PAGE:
We investigate vibron-assisted electron transport in single-molecule transistors containing an individual Fe4 Single-Molecule Magnet. We observe a strong suppression of the tunneling current at low bias in combination with vibron-assisted excitations. The observed features are explained by a strong electron-vibron coupling in the framework of the Franck-Condon model supported by density-functional theory. PMID:24801879

Burzurí, Enrique; Yamamoto, Yoh; Warnock, Michael; Zhong, Xiaoliang; Park, Kyungwha; Cornia, Andrea; van der Zant, Herre S J



Single Molecules as Nanophotonic Probes and Sources  

Microsoft Academic Search

Optical spectroscopy of single molecules in condensed phases provides a tool to sense local nanoenvironments that complements and extends conventional bulk ensemble-averaged measurements. Since typical single-molecule fluorophores are on the order of a few nm in size, detecting the state of the single molecule allows exploration of several features of the interaction of the molecule with its immediate neighbors in

W. E. Moerner



Single-molecule torsional pendulum.  


We have built a torsional pendulum based on an individual single-walled carbon nanotube, which is used as a torsional spring and mechanical support for the moving part. The moving part can be rotated by an electric field, resulting in large but fully elastic torsional deformations of the nanotube. As a result of the extremely small restoring force associated with the torsional deformation of a single molecule, unusually large oscillations are excited by the thermal energy of the pendulum. By diffraction analysis, we are able to determine the handedness of the molecule in our device. Mechanical devices with molecular-scale components are potential building blocks for nanoelectromechanical systems and may also serve as sensors or actuators. PMID:16141068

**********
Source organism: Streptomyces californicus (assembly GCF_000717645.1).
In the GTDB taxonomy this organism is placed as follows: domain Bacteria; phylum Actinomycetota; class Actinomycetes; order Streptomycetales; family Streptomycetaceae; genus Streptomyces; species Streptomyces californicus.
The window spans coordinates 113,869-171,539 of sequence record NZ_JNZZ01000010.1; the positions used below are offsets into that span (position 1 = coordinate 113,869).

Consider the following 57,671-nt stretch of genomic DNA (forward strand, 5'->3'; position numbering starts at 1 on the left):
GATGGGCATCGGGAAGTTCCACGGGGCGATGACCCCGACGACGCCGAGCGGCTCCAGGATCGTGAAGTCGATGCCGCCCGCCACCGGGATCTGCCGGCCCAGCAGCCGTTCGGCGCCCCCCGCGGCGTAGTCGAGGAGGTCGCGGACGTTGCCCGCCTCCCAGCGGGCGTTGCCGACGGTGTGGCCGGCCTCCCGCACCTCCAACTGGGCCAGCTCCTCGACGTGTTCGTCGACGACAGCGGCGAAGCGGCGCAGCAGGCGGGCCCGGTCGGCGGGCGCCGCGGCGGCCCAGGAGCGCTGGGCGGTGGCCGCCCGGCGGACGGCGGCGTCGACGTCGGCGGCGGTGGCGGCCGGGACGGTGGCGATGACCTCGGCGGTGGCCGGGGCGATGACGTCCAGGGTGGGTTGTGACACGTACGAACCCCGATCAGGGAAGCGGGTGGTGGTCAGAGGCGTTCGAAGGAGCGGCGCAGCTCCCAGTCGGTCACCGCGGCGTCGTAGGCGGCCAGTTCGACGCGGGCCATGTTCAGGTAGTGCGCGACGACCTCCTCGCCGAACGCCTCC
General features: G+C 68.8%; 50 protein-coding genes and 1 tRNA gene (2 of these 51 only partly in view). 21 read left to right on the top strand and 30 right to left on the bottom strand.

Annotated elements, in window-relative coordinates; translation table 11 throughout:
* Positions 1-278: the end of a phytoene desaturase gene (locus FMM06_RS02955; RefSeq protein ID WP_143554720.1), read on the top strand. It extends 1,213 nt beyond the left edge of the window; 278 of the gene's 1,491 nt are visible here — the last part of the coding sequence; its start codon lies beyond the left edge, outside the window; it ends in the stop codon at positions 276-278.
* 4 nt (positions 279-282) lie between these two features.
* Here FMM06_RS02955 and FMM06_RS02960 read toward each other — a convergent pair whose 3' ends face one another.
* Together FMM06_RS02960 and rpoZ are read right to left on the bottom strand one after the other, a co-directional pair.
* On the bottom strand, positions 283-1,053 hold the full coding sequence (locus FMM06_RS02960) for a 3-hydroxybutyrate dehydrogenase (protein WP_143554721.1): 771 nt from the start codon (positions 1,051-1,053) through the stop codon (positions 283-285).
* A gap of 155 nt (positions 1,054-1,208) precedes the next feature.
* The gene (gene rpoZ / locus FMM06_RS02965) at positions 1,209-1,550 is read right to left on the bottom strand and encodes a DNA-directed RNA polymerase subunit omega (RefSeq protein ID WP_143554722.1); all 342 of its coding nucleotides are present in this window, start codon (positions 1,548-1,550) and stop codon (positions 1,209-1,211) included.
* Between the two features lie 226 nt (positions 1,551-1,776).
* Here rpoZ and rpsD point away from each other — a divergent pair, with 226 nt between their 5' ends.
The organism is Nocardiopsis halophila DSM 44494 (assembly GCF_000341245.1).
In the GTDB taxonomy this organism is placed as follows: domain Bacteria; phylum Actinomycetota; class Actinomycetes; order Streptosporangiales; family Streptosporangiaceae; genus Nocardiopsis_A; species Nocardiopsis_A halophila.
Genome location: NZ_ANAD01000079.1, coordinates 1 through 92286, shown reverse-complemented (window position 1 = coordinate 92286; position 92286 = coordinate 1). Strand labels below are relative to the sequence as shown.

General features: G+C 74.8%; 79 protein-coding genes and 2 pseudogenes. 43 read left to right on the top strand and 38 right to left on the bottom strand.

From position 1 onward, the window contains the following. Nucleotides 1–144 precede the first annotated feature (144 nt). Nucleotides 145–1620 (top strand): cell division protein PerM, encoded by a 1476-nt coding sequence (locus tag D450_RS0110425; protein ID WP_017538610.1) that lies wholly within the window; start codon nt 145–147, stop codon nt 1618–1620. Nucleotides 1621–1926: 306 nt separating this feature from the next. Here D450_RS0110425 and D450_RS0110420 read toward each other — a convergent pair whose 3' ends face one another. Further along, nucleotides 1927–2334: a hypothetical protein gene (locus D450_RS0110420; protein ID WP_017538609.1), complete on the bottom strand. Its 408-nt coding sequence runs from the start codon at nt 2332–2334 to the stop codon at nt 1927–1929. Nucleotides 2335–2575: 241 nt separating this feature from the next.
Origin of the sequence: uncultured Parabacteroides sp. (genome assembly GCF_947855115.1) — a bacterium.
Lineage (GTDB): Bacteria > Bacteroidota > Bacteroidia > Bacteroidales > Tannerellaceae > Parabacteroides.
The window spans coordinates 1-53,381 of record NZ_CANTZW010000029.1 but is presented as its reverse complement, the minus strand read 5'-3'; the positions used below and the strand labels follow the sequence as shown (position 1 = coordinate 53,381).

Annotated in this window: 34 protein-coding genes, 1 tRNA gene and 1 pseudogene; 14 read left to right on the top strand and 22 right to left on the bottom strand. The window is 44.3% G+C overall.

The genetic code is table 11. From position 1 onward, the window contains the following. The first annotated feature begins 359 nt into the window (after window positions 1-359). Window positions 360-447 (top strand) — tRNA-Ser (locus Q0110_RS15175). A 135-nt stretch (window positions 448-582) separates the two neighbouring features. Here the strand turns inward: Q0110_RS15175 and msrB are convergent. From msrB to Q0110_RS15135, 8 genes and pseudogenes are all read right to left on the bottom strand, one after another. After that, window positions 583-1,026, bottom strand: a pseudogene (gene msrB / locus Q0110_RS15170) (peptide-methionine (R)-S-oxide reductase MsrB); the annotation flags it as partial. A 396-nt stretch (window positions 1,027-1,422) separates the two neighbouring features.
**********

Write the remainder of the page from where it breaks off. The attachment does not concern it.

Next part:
Meyer, Jannik C; Paillet, Matthieu; Roth, Siegmar



Single-molecule mechanics of mussel adhesion  

NASA Astrophysics Data System (ADS)